By UMAR SA’AD HASSAN –
A couple of days ago, not a few eyebrows were raised when Festus Keyamo withdrew as EFCC counsel in the prosecution of former governor of Bayelsa State Timipre Sylva’s N2billion fraud case at the Federal High Court. He cited “certain developments” for taking such action. Many reports claimed it was to provide a soft landing for Sylva who was chairman of President Buhari’s May 29 transition committee.
The DPP, a delegate of the AGF through his representative, O.J. Nnadi, on June 1, 2015, withdrew charges against Mr Sylva with the EFCC, citing the need to consolidate charges with those in another matter against him. This raises some questions. Only the AGF can withdraw a charge in such a case by virtue of his power under Section 174(1c) of the constitution; thus, only Adoke Mohammed, the outgoing AGF, could have issued those directives. Presumably, he did this before leaving office. Could the withdrawal of charges against the president’s transition committee chairman be a deal among other deals struck with the previous administration?
One can’t simply dismiss the allegations of seeking a soft landing for Mr Sylva with a wave of the hand, if one considers the fact that our criminal procedural laws allow the alteration or amendment of a charge sheet to include new charges. The timing of the commission of the offences in both sets of charges automatically pulls down any barrier to simply amending the charge sheet. All that needed to be done was terminate one of the cases and seek an adjournment to amend and enable Mr Sylva’s lawyers prepare in view of the alteration. Is somebody really desperate to provide Sylva a soft landing?
Could this be one of such cases of “let my people forget” we have come to see several times?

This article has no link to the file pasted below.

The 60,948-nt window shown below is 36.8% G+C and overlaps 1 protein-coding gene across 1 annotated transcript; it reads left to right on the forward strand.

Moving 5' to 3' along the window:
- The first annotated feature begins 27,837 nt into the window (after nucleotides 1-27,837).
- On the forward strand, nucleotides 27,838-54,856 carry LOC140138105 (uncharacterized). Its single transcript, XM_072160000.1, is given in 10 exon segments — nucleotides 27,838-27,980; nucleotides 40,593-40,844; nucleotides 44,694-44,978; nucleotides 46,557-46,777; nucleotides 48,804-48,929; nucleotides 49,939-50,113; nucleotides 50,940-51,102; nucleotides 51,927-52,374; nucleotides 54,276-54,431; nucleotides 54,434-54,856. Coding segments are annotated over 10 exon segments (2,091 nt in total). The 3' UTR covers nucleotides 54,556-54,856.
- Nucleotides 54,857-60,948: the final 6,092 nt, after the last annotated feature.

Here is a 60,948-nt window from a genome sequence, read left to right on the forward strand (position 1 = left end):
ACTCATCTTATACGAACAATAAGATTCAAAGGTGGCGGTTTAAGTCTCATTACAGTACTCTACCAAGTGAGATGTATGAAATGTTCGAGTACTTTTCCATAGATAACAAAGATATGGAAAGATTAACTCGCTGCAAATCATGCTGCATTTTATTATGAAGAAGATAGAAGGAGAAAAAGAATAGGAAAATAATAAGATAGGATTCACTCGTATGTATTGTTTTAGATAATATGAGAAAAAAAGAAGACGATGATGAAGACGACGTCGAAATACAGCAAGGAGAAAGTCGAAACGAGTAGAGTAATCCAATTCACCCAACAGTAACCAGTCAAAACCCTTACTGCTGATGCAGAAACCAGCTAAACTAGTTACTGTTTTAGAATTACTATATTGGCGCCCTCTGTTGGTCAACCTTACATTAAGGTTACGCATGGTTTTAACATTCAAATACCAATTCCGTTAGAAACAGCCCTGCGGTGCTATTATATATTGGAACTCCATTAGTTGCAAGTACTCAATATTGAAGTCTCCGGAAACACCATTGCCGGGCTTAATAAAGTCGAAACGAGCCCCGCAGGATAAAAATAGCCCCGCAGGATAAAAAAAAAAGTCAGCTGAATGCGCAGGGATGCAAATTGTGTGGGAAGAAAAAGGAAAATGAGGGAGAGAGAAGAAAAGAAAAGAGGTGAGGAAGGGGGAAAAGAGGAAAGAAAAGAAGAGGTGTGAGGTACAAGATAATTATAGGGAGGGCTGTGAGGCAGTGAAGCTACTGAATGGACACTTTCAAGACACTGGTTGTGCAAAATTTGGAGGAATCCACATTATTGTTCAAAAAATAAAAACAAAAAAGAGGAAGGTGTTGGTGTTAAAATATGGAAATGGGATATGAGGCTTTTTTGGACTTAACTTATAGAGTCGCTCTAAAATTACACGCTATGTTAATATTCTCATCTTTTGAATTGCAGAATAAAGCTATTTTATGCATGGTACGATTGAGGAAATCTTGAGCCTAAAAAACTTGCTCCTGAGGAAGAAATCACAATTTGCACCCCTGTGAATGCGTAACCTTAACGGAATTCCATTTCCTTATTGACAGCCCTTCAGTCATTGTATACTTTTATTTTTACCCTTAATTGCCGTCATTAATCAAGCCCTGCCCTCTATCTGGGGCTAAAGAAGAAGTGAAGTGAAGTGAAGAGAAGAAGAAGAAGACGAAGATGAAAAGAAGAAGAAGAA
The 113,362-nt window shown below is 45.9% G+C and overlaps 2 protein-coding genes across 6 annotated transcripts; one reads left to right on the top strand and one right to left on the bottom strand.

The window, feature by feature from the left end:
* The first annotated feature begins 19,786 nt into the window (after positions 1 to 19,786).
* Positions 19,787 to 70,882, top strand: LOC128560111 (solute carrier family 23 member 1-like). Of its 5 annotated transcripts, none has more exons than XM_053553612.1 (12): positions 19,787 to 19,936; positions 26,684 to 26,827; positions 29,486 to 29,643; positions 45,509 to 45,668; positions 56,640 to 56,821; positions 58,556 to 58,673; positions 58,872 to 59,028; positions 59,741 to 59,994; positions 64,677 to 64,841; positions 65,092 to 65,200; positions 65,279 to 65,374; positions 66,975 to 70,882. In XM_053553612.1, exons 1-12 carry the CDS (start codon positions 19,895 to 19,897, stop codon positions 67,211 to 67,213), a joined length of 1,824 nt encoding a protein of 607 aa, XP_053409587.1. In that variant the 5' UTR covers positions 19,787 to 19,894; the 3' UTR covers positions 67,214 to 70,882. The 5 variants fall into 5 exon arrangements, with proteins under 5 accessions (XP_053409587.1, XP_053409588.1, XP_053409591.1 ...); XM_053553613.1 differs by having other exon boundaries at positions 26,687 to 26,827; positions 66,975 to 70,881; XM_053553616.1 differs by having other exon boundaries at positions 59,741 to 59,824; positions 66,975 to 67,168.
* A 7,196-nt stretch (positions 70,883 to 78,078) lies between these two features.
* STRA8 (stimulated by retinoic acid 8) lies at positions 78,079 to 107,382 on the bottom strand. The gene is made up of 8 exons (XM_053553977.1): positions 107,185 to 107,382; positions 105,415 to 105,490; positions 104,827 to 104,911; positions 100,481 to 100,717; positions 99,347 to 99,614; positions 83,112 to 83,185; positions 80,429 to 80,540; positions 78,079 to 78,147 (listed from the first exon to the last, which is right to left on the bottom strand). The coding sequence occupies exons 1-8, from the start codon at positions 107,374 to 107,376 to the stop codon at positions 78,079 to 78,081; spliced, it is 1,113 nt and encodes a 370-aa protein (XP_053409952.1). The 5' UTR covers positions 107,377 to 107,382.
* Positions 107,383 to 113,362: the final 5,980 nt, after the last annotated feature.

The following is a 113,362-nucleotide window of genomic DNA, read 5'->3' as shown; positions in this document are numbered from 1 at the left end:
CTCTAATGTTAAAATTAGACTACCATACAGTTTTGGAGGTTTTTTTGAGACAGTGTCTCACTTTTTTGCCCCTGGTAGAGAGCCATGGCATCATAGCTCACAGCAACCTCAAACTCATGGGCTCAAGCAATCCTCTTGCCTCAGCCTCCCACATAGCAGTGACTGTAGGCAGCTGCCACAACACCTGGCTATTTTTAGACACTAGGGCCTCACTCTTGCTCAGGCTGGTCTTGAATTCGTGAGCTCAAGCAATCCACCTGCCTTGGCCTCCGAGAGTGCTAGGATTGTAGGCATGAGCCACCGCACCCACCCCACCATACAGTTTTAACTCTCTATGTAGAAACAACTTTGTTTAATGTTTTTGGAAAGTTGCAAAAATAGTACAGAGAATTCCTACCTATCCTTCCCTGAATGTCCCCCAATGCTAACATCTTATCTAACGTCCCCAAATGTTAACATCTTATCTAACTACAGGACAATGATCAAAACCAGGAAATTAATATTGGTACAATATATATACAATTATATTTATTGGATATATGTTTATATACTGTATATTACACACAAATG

President Muhammadu Buhari is one beloved Nigerian politician at this time. He represents the last hope of many Nigerians. He represents the change we so badly need – a shift from appointing service chiefs without the Senate’s ratification as specified in the Constitution of the Federal Republic of Nigeria, holding coup-like impeachments, and the many norms up there which trickle down to paying the customary police “roger” at checkpoints and for bail at stations.
It would shatter many if he turned out to be a disappointment. That’s why many expect heads to roll for the wanton impunity with which the Goodluck Jonathan administration bled us dry; it would be a shame if they were shielded. We can’t effectively curb corruption without prosecuting cases to the end and handing out punishment where due to deter the crooks in our midst.
Like any well-meaning Nigerian, I hope this administration will ensure that cases are prosecuted as best they should. “Soft landing” in whatever form it may appear, plea bargain and shabby prosecution would only result in a treadmill fight against corruption – a fight which would lead us nowhere because we would be running on the same spot.
Hassan is a lawyer based in Kano: Twitter: @alaye26 email: email@example.com